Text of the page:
Hello. Are you hungry? You better get to the kitchen. "The chicken? The kitchen." Chicken
-- kitchen. Today, I'm going to teach you about vocabulary that you will find very useful
if you've ever been in a kitchen. Now, the thing that's confusing sometimes is that when
you want to say "kitchen", you say "chicken". Oh, no! It's okay. It's funny. I do it all
the time. Do I do it all the time? It's a very natural mistake. So if you're ever having
a conversation in English, and you say "chicken" instead of "kitchen", don't worry. But we're
going to go through some kitchen vocabulary. My name is Ronnie. Let me take you through
the magic of the kitchen. The very, very first word that I'm going to
teach you is "nuke". "Nuke?" "Nuke" is a verb, and it's a new word from the 1980s. That's
so new. It's 30 years old. "Nuke" is the verb that we use for a microwave. A microwave maybe
came out in 1981; I don't know. I remember in my house getting one in 1983, and I could
make popcorn, and it was amazing. So about the 1980s, we had this amazing thing called
a "microwave". You probably know what a "microwave" is. But if you don't, it's like a little oven
that cooks your food really, really quickly. We actually developed a new word for this.
We call it "nuke". So I can say, "I nuke my food." That means, "I put my food in the microwave."
Ding, ding, ding! And it's ready to eat. The next thing that we have is an "oven" or
a "stove". Now, "oven" and "stove" -- same word. It does not matter if you say "oven"
or "stove". Who cares? I don't. An "oven" or a "stove" -- properly, the "stove" is actually
a "stove top" where you would put things on top of the stovetop. And the "oven" is actually
this part inside where you open the door. Inside the oven part, at the bottom here,
you can bake a cake for me. I like cheesecake. If you'd like to bake me a cake, please do
send it to me at www.engvid.com. I will be happy to eat it. You can "grill" or "broil".
Now, "grill" and "broil" are the same. It just depends on what your oven says. When
you "bake" something, the heat comes from the top and the bottom of the oven, and it's
distributed throughout. If you "grill" or "broil" something, the heat comes from the
top, and it cooks it on the top of the meat or whatever you're cooking. So the "broil"
and the "grill" -- the heat comes from the top. And "bake"; the heat comes from the top
and the bottom. So depending on what you're cooking would be the setting on what you're
going to use on your oven or your stove. When we bake something, we usually have a
certain temperature -- 250 degrees, or you can have 400 degrees. One is Fahrenheit, and
one is Celsius. Most of them have both, but if you don't know on your recipe, you could
always look on the Internet. It's magic. The next thing -- speaking about magic -- is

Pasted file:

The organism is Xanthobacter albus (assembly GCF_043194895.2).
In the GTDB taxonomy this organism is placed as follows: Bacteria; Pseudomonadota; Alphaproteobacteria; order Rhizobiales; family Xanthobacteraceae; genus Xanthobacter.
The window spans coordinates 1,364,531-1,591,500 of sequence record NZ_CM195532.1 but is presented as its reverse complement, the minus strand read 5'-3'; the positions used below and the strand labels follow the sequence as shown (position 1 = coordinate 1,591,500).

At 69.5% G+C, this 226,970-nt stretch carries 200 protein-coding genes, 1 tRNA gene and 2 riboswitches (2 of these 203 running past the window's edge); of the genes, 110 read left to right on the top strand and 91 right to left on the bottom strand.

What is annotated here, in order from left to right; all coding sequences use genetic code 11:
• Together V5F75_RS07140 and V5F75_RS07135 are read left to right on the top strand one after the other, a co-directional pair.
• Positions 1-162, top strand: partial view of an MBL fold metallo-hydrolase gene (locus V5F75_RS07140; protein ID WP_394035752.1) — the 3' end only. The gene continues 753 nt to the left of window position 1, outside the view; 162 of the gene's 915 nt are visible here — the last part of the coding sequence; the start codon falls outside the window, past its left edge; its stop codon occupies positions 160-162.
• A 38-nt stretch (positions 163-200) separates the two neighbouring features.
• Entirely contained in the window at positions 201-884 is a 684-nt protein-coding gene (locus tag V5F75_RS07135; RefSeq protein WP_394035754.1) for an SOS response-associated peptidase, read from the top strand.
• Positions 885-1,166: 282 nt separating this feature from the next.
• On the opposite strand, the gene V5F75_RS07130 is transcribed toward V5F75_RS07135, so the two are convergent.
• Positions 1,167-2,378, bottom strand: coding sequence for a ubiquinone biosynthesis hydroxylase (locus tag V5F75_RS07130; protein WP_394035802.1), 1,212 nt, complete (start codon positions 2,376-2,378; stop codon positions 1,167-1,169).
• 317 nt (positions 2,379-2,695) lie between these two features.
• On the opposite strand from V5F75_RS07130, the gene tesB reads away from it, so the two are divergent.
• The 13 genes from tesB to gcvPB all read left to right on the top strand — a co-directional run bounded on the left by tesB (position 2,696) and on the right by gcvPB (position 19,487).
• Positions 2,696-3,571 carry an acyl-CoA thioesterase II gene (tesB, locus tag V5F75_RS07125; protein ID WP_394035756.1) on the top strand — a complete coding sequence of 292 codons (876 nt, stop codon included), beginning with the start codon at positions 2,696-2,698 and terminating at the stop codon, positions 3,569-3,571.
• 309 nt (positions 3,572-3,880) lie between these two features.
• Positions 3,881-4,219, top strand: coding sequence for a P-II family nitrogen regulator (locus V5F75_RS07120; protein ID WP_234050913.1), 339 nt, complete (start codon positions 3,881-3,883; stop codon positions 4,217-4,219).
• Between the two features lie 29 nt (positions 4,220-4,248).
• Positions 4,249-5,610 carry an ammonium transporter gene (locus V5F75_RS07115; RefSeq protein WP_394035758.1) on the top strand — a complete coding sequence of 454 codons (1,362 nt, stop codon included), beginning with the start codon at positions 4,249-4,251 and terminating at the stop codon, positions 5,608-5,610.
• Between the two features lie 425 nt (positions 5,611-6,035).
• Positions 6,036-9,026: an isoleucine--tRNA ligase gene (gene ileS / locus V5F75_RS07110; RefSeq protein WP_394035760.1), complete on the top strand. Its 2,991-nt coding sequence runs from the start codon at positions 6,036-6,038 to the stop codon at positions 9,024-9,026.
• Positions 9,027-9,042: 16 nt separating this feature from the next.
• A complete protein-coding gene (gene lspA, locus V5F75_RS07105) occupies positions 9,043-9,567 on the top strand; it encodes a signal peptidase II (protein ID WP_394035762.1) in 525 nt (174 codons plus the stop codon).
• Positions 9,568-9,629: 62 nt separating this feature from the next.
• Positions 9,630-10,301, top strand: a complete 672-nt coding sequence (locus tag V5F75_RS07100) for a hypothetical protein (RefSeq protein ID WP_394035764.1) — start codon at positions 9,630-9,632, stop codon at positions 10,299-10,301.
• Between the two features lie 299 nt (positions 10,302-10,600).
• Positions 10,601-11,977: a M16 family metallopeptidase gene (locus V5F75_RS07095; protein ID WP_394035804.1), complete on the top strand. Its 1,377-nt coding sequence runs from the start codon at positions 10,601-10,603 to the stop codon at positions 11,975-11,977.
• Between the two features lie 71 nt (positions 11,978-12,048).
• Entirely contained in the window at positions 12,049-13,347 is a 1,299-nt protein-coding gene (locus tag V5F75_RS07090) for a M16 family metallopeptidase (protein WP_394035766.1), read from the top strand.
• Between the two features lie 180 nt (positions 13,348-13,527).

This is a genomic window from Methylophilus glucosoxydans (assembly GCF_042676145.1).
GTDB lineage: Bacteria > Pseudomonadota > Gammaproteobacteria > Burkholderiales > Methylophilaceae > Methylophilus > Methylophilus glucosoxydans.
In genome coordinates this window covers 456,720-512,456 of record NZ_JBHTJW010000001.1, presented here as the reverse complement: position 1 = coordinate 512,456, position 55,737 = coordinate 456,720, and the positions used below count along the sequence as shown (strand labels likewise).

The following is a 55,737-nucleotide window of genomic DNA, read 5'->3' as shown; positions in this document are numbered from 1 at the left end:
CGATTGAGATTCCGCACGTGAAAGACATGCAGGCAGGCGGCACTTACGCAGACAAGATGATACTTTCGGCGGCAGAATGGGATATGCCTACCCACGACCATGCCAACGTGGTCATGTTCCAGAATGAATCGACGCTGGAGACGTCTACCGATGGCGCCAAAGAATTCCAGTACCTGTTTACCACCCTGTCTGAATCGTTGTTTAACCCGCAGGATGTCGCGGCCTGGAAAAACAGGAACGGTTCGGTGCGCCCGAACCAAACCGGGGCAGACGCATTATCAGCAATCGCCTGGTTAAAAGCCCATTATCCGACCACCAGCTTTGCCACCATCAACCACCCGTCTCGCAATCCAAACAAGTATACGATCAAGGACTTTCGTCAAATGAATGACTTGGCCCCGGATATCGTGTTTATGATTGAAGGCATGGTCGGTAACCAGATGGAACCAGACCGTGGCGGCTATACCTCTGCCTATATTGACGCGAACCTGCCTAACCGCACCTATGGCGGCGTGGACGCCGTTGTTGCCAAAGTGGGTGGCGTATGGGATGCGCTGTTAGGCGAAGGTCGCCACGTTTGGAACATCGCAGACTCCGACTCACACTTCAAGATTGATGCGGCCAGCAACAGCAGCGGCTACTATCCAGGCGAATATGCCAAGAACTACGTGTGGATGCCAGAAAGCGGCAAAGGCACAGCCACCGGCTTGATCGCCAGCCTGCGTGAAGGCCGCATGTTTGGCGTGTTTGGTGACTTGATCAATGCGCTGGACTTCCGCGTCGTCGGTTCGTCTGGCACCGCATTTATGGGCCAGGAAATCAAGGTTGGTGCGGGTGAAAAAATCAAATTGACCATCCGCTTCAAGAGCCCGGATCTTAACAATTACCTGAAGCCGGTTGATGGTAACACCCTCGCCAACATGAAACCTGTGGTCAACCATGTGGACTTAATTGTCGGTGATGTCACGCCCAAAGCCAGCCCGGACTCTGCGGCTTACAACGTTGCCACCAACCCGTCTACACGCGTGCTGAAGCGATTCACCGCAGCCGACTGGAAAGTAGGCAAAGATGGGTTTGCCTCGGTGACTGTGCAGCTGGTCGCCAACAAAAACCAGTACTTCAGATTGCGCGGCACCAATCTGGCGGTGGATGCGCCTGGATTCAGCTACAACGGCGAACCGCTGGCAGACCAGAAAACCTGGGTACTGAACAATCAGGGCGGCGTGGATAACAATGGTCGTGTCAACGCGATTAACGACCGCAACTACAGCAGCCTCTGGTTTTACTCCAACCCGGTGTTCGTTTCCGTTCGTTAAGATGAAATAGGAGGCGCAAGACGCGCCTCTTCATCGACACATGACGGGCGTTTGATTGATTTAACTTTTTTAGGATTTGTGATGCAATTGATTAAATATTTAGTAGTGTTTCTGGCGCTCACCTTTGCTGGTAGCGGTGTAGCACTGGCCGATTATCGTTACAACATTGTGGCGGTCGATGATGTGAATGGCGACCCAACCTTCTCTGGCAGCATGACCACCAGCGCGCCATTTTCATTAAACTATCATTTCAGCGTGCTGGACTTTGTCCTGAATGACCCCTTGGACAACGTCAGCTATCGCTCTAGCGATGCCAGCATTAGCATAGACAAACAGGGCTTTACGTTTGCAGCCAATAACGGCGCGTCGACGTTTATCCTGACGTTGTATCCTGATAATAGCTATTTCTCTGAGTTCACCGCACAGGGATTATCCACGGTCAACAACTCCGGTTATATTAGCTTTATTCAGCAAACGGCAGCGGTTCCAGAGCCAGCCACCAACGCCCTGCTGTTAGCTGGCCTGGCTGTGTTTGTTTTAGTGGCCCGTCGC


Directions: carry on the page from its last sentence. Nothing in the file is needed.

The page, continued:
a toaster. This is the most magical machine ever to be invented in your kitchen. Let me
explain the magic of the toaster. You take a simple piece of bread. You put it in the
toaster; press the button down; you wait. "Bing!" Out comes lovely, warm, crusty toast.
This machine, very simply, is called a "toaster". So you put bread into the toaster -- like
magic, it becomes "toast". The next appliance we have is a "kettle".
Now, if you like to drink tea or coffee, you're going to love to have a kettle. A "kettle"
is a machine that boils water. You can have one on your stovetop, or you can also have
one that plugs into the wall. I'm not a very good artist -- or am I? But if you can kind
of use your imagination, these both are called "kettles"; they're used for boiling water.
Do you like coffee? I love coffee. We also have what's called a "coffeemaker". I know.
Sometimes, English makes sense. Guess what this makes. Coffee. So you press some buttons
-- some magic; water turns into coffee. It's like water into wine but not as nice. Better
in the morning, though. The next thing that we have, another big appliance
-- these, by the way, are called "appliances" -- is a "refrigerator". We never bother saying
"refrigerator". We say "fridge". And on top of the fridge, we have a "freezer". Now, all
of it is called a "fridge", but the top part is called a "freezer". A "freezer" is where
there's going to be ice, and things in it are going to be frozen. Frozen. So let's say
that you have a delicious frozen dinner, and you want to nuke it. You're going to put it
in the microwave. At the bottom part of your refrigerator is
the "fridge". In this, you're going to keep your beer and your milk and maybe some fruit
and vegetables. This keeps things cold. The last one that I have for you today is
a "sink". This was difficult for me to draw, so please bear with. A "sink" is the place
in your kitchen where you would wash the dishes if you don't have a dishwasher, and where
you would get your water supply. This part here is also called a "counter" or a "countertop".
Usually, in the kitchen, people talk about having lots of "counter space". We don't usually
say "countertop". We usually say the "counter". Now, if you live in some place like Canada
or any place in the world that has fruit, you might see things flying around in this
video. We live in a very, very amazing region in Canada called "Ontario". It's the "Fruit
Belt". We produce naturally -- not oranges. Don't tell anyone. We are very famous for
producing grapes, pears, peaches -- this is a peach. And lots of yummy, delicious fruit.
One problem: Sometimes you take your delicious fruit from Niagara, and you put it on your
countertop in a bowl. But what happens next is treacherous. These tiny little flies come,
and they try to eat your fruit. Someone has left a basket of peaches around us, so if
you see tiny little flies in this video, they're after the fruit. These are actually called
"fruit flys". So watch out. They're here to steal your fruit -- except I've spelled this
wrong. It's "fruit flies" because they fly around your fruit. There's one now! Bye.